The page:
“And here and here.” Rien tapped the other locations. “They’ll have had to come through here. Otherwise my people would have dumped rocks on the bastard on principle.” When Bastien raised an eyebrow, Rien shrugged. “He doesn’t pay his mercenaries, I doubt he paid for safe passage.”
Hurriedly, Bastien summed up what had happened at the castle. That resulted in Rien getting several angry looks, which the man ignored. He found himself a chair before casually helping himself to a flagon of wine, leaving Bastien to talk to the others.
Most of the ire was reserved for the traitorous Phillip. That Wilders were savages available for hire was well known. The idea after all Duke Harald had done for his brother Phillip would turn on him was disgusting. And Duke Harald had been well-loved by his men. The guard may have died at the castle, but little Nadja would still have an army of faithful knights at her call, eager to see justice done for her father. “He can’t be fool enough to think he can take the crown.” Kaspar shook his head. “He’s a bastard.”
“He’s of royal blood through his mother.” One of the other knights shrugged. “He may think that gives him a right to it.”
“I doubt at this point he cares about rights.” Bastien leaned on the table. “He’ll take it at sword point, and —” He heard the drums begin, sounding the warning. He took a deep breath before glancing at Rien. Rien gave him the barest nod. “And we’ve just taken that opportunity from him. Congratulations, Sir Kaspar.” Bastien smiled. “You and your men just saved the realm.” He frowned. “Why are you even out here?”
Kaspar gave him an awkward look. “You remember Lord Ludger?”
The knight shuffled his feet a little. “You remember Lord Ludger’s pretty new wife?”
“You…” Bastien stared at him. “Idiot.”
“Wait a minute…” Rien looked up at him. “Even I’ve heard of Lord Ludger…” He waved a hand at Kaspar. “And the best you can come up with for him is ‘idiot’?”
He knew the rhythm of the drum’s beats signified words, but that didn’t mean the sounds made sense to him. Rien hadn’t missed the look Bast gave him though. Fealty. He let his knight keep talking to the lesser knights while the drum played. No use leaving early and risking falling afoul of some loophole in their bargain. Solsthriem did love throwing clauses into treaties.
“Over…” Bast said, tilted his head. The drum paused for a few moments before starting up again. “Message repeats.” His voice was quiet. “It’s done.”
Rien started to rise, but apparently the other knight thought Bast’s words were meant for him. A blade flashed out of its sheath and came for Rien. He was off balance, and started to dodge, trying to at least avoid a fatal blow. His hand went for his axe.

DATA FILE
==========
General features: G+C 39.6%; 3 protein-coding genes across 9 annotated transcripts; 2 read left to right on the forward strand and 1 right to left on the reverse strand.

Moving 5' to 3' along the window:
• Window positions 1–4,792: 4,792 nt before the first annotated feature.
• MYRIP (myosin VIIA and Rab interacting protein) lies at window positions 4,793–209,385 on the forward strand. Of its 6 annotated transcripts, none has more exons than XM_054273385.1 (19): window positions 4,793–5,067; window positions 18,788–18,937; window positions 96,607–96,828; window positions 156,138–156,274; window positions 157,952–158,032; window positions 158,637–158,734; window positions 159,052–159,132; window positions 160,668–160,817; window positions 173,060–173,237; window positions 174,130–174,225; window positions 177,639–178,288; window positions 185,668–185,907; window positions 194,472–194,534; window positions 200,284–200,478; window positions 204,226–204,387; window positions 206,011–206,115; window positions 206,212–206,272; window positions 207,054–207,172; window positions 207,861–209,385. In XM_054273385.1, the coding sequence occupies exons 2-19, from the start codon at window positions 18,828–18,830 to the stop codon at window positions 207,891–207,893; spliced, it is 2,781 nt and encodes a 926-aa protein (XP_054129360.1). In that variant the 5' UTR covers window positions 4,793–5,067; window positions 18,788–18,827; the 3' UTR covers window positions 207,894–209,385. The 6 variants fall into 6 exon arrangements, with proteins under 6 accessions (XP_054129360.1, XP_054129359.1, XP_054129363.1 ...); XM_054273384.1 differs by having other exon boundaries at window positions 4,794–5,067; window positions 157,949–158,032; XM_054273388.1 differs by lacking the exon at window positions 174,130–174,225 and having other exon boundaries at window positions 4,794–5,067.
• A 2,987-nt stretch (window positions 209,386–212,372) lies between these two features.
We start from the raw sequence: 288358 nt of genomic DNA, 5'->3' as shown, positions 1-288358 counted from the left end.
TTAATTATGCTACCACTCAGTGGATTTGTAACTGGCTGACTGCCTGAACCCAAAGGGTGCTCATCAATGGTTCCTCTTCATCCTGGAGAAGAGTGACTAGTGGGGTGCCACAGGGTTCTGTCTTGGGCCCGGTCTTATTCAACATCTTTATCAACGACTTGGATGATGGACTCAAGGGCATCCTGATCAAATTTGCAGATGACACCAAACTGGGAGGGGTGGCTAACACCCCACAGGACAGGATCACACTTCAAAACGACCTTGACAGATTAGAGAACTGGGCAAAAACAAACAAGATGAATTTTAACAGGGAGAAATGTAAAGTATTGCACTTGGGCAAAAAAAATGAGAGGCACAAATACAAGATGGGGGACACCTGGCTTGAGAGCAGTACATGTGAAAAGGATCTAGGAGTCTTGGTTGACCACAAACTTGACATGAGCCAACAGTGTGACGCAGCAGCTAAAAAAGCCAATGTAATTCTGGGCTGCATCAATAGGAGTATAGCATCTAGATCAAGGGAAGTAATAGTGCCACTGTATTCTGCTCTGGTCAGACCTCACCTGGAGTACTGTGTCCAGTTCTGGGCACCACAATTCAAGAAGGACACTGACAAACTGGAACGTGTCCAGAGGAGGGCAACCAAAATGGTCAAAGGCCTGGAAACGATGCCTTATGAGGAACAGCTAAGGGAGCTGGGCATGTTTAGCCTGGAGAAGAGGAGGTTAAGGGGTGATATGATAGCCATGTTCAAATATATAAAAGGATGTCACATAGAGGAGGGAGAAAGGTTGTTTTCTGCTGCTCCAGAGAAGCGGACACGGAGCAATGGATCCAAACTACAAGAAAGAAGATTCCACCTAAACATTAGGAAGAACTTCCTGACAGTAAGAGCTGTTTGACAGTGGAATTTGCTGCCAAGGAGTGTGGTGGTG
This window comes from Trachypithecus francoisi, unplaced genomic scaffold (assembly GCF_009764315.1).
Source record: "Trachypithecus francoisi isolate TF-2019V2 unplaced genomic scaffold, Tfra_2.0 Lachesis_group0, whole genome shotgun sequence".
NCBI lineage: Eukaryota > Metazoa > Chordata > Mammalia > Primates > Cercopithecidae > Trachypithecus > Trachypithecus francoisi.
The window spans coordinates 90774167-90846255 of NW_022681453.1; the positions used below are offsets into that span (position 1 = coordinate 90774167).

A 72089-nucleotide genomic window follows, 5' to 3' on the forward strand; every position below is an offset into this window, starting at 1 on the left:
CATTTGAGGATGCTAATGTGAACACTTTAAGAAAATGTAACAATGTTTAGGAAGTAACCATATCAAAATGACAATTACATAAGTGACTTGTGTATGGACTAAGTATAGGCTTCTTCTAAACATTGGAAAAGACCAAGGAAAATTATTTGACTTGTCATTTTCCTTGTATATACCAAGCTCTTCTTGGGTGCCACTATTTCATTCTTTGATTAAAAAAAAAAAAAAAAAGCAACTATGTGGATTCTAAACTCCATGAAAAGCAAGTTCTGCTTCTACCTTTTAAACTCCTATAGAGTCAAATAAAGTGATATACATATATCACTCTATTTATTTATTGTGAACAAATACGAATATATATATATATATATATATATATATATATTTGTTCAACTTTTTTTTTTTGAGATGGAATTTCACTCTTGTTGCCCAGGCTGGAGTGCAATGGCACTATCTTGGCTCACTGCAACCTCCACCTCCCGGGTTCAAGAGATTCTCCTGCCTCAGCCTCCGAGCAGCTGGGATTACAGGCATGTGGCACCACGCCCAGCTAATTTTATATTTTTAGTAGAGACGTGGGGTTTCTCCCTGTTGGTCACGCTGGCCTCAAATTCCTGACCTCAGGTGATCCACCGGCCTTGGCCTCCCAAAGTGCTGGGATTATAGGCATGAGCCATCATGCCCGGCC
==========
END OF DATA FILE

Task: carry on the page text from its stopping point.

There was a ring of metal on metal. Bast stood between him and the other knight, a blade in his own hand, blocking Kaspar’s sword. “Sir Bastien?” Kaspar gave Bast a confused look.
Bast took a deep breath, then glanced at Rien. “Master, these men are simply doing their duty. They will permit us to depart.”
It took a moment for the meaning of Bast’s words to sink in fully. Fealty. The message was delivered, which meant he had Bast’s oath of fealty. He straightened. And his knight was asking not to be ordered to kill the man who had just attacked him. Which meant… Which meant if he gave the order, Bast would. Fealty. “Then come, Bast.” He slowly nodded. “We still have a long way to travel.”
With his hand on the haft of his axe and an armed Bast following him, the other knights got out of their way.
Rien took the sword away from him and tossed it aside as soon as they were away from the beacon. They walked back to where the horses had been left. His captor unfastened the reins from where they’d been tied, then picked up the chain. He stared at it a moment before shrugging and affixing it to Bastien’s collar. “That isn’t necessary,” Bastien said quietly.
“I know.” Rien shrugged, then tapped his chin. “I just like the way it looks on you.”
“Aren’t you supposed to be all fealty now?” Rien tilted his head.
Bastien rolled his eyes. “There is nothing in an oath of fealty that prevents me from stating my opinions.”
“Good.” Rien laughed. “Cause it’s actually starting to grow on me a little.”
Aurel sat, watching Nadja play with her pup. By the king’s command, he was still her guardian. The child had clung to him, sobbing, at the suggestion of parting from him. And the king was a wise man. Considering the price that had been paid for her safety, there was no way in any of the nine hells he would permit harm to befall the girl. He turned at the sound of the door opening, then immediately bowed. “My lord Isidor.”
“Captain Aurel.” The king’s right hand nodded, then took a deep breath. “Please, sit. I…” He took a deep breath. “I have something to tell you.”
He sat. “Did Phillip escape?” The drums had sounded over the entire realm. Prepared Magi with an army to back them had made short work of the trolls. It was nothing short of a miracle the warning had arrived in time.
“Unfortunately, yes, but that is not what I came to tell you. The commander of the Fifth Beacon arrived this morning to give his report. It was…” Isidor smiled. “It seems it was one of Duke Harald’s knights that brought them word of the trolls.”
“Another knight survived?” Aurel couldn’t help but smile. “He got rather lost, it seems. Fortunately.”
Isidor’s smile faded. “He was not lost. He was taken prisoner by a Wilder. Somehow he convinced his captor to let him deliver the warning before…” Isidor hesitated. “Captain Aurel, the beacon’s commander stated that the knight who brought the warning was Sir Bastien Kohler.”
“Bastien…” Aurel nearly knocked his water goblet from the table. “My son is alive? My son is…” The rest of the man’s words sank in. “A Wilder?”
“The King has ordered a message sent, Captain. He will ransom your son.” Isidor put a hand on Aurel’s shoulder. “The realm owes him a debt.”
“He lives.” Aurel nodded. “Bastien lives.” He swallowed. “Thank you, my lord.”